Monday, April 10, 2006

Allan Kaprow died. An obit in the New York Times. Didn't realize that he had been ill the last few years; feelings of sadness. His career was strange: he became the Happenings artist, and then he seemed to hibernate in San Diego. Of course, there was the (long) stit at UCSD, and his attempts at new modes of performance, and a few articles, but nothing to compare with his huge Happenings book (which Larry and i have).

Of course, i met Allan over the years, especially at the last "What's Cooking" festival; Pauline Oliveros had started the "What's Cooking" festival when she was at UCSD, but they carried on with the annual event (a "performance art" festival) for a few years after she left. So i was invited; it proved to be the last one, and that's when i spent time with Allan, Eleanor and David Antin, and Frantisek Deak. It was the period when the concept of "the avantgarde" was really in disarray. Allan was concerned that younger artists were too "commercial"; he said that during the final session of the festival, which was a session where people were supposed to reflect on the events, etc. (I had written an article in PAJ about how the avantgarde was becoming an avenue for entering the mainstream, and i used people like Laurie Anderson and Eric Bogosian as examples. This was in the mid-1980s, and i was taken to task by people like Don Shewey for suggesting this. Of course, i turned out to be right, and it's only become more and more like this.) I understood Allan's point, but i loved the fact that Eleanor explained that younger people can't have the same careers that people of their generation did: she even said that, how many young people are going to get teaching jobs like the ones that she and Allan have at UCSD, where they have the luxury of not having to bend to commercial pressures?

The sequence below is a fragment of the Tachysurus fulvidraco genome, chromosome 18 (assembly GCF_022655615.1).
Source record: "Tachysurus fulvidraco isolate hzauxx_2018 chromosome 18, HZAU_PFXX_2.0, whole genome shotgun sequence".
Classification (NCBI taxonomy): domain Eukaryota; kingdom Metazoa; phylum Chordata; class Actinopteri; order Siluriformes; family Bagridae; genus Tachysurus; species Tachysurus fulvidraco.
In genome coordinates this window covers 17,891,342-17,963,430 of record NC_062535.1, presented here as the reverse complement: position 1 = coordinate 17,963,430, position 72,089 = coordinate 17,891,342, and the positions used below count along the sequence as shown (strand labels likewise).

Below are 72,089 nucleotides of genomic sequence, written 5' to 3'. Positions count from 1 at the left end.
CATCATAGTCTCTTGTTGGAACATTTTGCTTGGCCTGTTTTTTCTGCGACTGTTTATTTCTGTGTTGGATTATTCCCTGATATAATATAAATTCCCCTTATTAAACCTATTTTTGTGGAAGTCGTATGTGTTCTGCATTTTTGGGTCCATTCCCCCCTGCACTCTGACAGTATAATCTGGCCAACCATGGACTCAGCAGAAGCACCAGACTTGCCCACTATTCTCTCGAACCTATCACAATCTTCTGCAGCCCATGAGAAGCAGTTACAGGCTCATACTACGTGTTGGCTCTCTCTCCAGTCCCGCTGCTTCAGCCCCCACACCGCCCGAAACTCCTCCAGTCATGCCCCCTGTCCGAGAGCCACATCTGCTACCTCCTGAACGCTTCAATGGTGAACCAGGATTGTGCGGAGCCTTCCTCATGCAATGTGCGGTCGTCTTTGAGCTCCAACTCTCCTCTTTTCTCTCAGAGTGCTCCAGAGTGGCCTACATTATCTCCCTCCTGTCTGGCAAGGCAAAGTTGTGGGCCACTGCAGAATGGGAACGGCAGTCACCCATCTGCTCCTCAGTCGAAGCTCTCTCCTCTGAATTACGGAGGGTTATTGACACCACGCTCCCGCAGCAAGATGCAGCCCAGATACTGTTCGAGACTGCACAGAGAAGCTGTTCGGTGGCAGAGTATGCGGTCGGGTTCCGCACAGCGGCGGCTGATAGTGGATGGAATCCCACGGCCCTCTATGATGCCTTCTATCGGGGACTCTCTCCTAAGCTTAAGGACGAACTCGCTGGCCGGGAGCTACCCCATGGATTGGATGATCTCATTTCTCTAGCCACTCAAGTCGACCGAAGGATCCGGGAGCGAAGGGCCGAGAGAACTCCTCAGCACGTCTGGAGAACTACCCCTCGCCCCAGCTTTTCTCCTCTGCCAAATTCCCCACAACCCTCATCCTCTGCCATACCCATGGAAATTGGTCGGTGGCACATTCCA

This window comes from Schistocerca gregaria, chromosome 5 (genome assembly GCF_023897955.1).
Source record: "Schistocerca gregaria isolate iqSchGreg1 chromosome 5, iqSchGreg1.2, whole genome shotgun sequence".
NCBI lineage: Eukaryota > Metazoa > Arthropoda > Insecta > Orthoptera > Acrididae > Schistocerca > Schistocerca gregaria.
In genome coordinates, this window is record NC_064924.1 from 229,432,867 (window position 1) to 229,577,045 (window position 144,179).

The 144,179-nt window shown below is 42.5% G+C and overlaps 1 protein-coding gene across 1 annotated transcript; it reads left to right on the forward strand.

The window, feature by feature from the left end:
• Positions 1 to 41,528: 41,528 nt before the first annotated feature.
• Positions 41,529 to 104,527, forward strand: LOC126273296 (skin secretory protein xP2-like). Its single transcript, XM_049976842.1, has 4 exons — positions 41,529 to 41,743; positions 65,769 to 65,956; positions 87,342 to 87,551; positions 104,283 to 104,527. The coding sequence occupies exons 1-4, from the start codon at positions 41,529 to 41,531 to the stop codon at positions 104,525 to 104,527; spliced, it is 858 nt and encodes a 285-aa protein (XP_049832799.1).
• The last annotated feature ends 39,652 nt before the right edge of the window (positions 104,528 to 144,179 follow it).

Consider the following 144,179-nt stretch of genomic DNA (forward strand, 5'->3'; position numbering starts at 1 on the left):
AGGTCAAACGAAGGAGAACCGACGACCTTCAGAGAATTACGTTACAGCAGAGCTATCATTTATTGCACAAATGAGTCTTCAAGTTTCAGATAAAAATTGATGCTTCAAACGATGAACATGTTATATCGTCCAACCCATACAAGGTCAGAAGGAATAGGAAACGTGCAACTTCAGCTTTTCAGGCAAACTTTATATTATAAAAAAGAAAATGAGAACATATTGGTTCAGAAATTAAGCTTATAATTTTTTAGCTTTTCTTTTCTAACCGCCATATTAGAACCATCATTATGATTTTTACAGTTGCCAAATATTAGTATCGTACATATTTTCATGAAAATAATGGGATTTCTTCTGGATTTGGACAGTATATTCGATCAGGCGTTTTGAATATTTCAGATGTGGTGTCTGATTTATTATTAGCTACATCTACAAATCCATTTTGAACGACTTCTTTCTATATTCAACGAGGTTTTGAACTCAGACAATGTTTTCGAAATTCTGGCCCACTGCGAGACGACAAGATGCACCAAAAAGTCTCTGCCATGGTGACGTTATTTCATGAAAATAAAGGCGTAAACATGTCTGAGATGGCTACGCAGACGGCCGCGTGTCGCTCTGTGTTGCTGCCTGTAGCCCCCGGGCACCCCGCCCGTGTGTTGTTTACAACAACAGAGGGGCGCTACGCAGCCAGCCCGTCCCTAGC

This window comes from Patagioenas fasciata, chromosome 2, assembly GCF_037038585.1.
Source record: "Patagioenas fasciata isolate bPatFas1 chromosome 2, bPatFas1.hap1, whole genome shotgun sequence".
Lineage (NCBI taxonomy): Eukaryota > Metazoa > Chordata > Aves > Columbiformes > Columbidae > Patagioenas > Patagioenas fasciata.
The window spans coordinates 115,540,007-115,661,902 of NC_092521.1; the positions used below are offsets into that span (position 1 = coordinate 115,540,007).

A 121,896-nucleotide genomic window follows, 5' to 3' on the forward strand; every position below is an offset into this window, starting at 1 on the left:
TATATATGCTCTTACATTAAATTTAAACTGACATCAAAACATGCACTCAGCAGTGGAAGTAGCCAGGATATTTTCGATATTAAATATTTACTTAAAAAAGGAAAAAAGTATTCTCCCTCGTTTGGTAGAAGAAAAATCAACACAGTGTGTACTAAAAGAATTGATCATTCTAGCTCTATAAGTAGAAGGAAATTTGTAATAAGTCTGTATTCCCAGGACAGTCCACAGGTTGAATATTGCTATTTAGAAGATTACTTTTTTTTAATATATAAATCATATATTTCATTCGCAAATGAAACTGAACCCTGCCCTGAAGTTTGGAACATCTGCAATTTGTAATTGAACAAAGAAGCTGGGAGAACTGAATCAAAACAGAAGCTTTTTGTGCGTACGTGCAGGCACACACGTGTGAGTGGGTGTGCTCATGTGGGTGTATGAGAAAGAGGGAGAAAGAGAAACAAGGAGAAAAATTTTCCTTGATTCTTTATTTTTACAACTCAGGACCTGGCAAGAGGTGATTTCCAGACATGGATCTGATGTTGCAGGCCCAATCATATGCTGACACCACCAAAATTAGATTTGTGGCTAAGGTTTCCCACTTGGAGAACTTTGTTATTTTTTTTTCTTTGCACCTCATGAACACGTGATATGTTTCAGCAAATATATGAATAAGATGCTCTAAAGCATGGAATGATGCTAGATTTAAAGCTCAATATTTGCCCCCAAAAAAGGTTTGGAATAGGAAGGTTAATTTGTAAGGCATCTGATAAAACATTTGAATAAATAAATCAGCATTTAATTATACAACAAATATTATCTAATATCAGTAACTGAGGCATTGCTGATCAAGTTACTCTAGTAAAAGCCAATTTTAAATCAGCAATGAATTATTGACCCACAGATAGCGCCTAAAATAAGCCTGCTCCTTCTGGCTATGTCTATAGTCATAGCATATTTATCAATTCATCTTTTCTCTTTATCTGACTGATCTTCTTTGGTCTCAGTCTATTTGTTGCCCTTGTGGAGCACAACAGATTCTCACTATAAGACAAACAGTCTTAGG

I remember running into Allan at the opening of "Blam!" the exhibition about '60s art at the Whitney.